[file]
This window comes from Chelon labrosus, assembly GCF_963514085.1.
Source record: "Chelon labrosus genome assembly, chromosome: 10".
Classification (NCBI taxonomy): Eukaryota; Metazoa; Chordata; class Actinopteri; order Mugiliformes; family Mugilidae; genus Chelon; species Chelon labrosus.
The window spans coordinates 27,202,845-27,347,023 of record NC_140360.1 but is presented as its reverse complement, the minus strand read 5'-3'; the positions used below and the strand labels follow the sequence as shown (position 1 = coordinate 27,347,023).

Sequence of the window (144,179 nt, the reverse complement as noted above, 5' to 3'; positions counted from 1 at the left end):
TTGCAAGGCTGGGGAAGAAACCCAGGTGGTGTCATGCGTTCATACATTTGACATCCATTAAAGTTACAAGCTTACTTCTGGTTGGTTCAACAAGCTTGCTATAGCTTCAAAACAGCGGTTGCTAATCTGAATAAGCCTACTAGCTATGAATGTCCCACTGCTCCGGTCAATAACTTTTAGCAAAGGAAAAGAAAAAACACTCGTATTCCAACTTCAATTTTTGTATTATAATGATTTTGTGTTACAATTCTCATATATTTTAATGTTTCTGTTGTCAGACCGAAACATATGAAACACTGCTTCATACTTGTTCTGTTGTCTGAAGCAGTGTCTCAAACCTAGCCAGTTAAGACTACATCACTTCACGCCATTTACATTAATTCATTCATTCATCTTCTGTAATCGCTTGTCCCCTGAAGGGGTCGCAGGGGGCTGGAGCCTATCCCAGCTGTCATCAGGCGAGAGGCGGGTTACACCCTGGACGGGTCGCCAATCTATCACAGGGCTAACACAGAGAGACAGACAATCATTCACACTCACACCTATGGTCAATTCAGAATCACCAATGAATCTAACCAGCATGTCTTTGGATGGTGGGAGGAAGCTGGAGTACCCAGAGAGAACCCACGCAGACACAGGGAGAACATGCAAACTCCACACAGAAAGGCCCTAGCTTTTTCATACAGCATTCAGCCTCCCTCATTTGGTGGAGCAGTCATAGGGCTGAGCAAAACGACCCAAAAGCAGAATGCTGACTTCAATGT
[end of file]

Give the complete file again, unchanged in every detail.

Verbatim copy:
This window comes from Chelon labrosus, assembly GCF_963514085.1.
Source record: "Chelon labrosus genome assembly, chromosome: 10".
Classification (NCBI taxonomy): Eukaryota; Metazoa; Chordata; class Actinopteri; order Mugiliformes; family Mugilidae; genus Chelon; species Chelon labrosus.
The window spans coordinates 27,202,845-27,347,023 of record NC_140360.1 but is presented as its reverse complement, the minus strand read 5'-3'; the positions used below and the strand labels follow the sequence as shown (position 1 = coordinate 27,347,023).

Sequence of the window (144,179 nt, the reverse complement as noted above, 5' to 3'; positions counted from 1 at the left end):
TTGCAAGGCTGGGGAAGAAACCCAGGTGGTGTCATGCGTTCATACATTTGACATCCATTAAAGTTACAAGCTTACTTCTGGTTGGTTCAACAAGCTTGCTATAGCTTCAAAACAGCGGTTGCTAATCTGAATAAGCCTACTAGCTATGAATGTCCCACTGCTCCGGTCAATAACTTTTAGCAAAGGAAAAGAAAAAACACTCGTATTCCAACTTCAATTTTTGTATTATAATGATTTTGTGTTACAATTCTCATATATTTTAATGTTTCTGTTGTCAGACCGAAACATATGAAACACTGCTTCATACTTGTTCTGTTGTCTGAAGCAGTGTCTCAAACCTAGCCAGTTAAGACTACATCACTTCACGCCATTTACATTAATTCATTCATTCATCTTCTGTAATCGCTTGTCCCCTGAAGGGGTCGCAGGGGGCTGGAGCCTATCCCAGCTGTCATCAGGCGAGAGGCGGGTTACACCCTGGACGGGTCGCCAATCTATCACAGGGCTAACACAGAGAGACAGACAATCATTCACACTCACACCTATGGTCAATTCAGAATCACCAATGAATCTAACCAGCATGTCTTTGGATGGTGGGAGGAAGCTGGAGTACCCAGAGAGAACCCACGCAGACACAGGGAGAACATGCAAACTCCACACAGAAAGGCCCTAGCTTTTTCATACAGCATTCAGCCTCCCTCATTTGGTGGAGCAGTCATAGGGCTGAGCAAAACGACCCAAAAGCAGAATGCTGACTTCAATGT